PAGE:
Control Quentin Tarantino in Salvaged PC Game Steven Spielberg’s Director’s Chair

Game designer Paolo Pedercini has reworked the 1996 PC flop into a "Bandersnatch-style Choose Your Own Movie."

Steven Spielberg Quentin Tarantino Video Game The Director's Choice Director's Chair PC Bandersnatch

Game designer Paolo Pedercini has resurrected the much-maligned 1996 PC game Steven Spielberg’s Director’s Chair. Now called Director’s Choices, the experience has been streamlined into what Percini calls “a Bandersnatch-style Choose Your Own Movie.”

Director’s Chair came as Spielberg reached the loftiest heights of his esteemed career. In 1993, after directing the twin classics Jurassic Park and Schindler’s List, Spielberg took a break from filmmaking to invest in the growing art of video games. His labors bore fruit in 1996, when he helped produce new releases Someone’s in the Kitchen!, Goosebumps: Escape from HorrorLand, The Neverhood, and perhaps most intriguingly, Steven Spielberg’s Director’s Chair. This latter project had Spielberg himself walk gamers through the making a new movie, controlling characters played by Quentin TarantinoJennifer Aniston, and magician-comedians Penn & Teller.

Critics agree: the game sucked. In it’s 2.5/5 star-review, Computer Gaming World said it “tries too hard to be accessible, telling you where to go, what to do, and when to do it. When it could challenge you with tough decisions, it irritates you instead.”

Pedercini concurred. An experimental game maker and professor at Carnegie Mellon University, Pedercini argues that while Director’s Chair “was meant to inspire a new generation of directors,” instead it “tried to be a bit too realistic when simulating all the logistical challenges of movie production and left very little room for creativity. The player had very limited agency when writing and shooting the film.” In other words, you had to make a lot of very dull decisions, with the actual exercises in creativity being few and far between.

Pedercini has now set out to correct this. “Buried in the CD-ROM there was enough footage to make a Bandersnatch-style Choose Your Own Movie,” explains Pedercini in a Twitter thread detailing his ambitious project. However, “the footage was totally raw, I had to edit all the clips, add sounds and music. I also upscaled the ultra low res videos with an AI-tool.”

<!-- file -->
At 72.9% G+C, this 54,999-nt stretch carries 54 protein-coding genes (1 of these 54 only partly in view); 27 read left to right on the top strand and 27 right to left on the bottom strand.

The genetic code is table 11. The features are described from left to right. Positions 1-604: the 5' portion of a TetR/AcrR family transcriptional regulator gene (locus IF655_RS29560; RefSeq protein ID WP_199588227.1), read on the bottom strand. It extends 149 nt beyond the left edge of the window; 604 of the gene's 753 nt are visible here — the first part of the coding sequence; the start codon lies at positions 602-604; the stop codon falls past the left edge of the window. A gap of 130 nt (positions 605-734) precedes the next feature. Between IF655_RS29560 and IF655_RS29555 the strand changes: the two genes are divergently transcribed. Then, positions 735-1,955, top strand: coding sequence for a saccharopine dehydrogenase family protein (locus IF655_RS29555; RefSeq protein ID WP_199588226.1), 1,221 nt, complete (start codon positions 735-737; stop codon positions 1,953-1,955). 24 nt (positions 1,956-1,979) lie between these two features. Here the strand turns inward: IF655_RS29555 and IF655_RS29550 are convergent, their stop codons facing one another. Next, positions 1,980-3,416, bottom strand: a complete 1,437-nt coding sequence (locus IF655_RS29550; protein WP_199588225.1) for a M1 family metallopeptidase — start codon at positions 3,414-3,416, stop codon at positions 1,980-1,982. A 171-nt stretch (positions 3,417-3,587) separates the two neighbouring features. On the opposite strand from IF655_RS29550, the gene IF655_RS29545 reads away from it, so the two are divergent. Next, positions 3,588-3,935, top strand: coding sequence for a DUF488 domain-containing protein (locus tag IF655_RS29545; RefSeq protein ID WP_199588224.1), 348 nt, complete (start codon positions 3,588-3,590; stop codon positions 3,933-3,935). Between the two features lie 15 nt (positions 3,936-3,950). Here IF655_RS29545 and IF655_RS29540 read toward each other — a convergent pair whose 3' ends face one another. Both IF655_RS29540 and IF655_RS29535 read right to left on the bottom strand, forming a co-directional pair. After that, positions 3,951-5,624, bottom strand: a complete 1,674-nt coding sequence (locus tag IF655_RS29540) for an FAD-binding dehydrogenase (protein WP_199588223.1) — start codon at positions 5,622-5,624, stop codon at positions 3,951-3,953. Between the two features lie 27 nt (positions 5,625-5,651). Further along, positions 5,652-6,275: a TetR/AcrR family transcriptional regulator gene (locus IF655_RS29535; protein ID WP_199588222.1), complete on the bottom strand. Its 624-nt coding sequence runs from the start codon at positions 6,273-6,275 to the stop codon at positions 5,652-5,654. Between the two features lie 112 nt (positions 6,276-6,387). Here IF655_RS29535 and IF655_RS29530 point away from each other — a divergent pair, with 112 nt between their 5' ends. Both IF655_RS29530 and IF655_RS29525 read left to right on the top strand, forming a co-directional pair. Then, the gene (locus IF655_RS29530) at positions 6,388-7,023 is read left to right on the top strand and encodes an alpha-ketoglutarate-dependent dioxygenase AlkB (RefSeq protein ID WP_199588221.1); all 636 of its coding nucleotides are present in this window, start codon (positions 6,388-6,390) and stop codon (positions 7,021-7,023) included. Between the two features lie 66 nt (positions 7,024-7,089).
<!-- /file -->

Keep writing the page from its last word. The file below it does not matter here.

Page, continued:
Ultimately, Pedercini describes the Herculean task as a “very stupid project,” which he doesn’t “recommend.” But the result is Director’s Choices, a full motion video game in which all of the filmmaking choices are laid out end-to-end, without any of the budgeting concerns, actors refusing to show up for work, and other backstage tedium. A baby-faced Quentin Tarantino stars as an innocent man on death row, and players can direct his responses. Would you prefer a take that’s “serious” or “manic”? Click, and the decision is made. Script and editing choices are enacted on the fly, as when users must decide between “Important Exposition” and an off-subject “Denture Joke”.

It’s decidedly silly, and viewers may come to the conclusion that Tarantino’s character deserves to be in jail, since he spends every scene mugging. It’s also an astounding relic from an earlier time when both films and video games seemed destined to turn out differently. You can play the game for yourself now.

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Tarantino has certainly come up in the world since then, especially with the 2019 release of his instant classic Once Upon a Time in HollywoodCurrently he’s pondering a Bounty Law TV series, as well as a Star Trek idea set among 1930s gangsters.

Despite not having a new movie out, Spielberg has been dominating the pandemic-era box office with old films Jurassic Park and Jaws. His next project, a remake of West Side Story, is tentatively scheduled for December of 2020.



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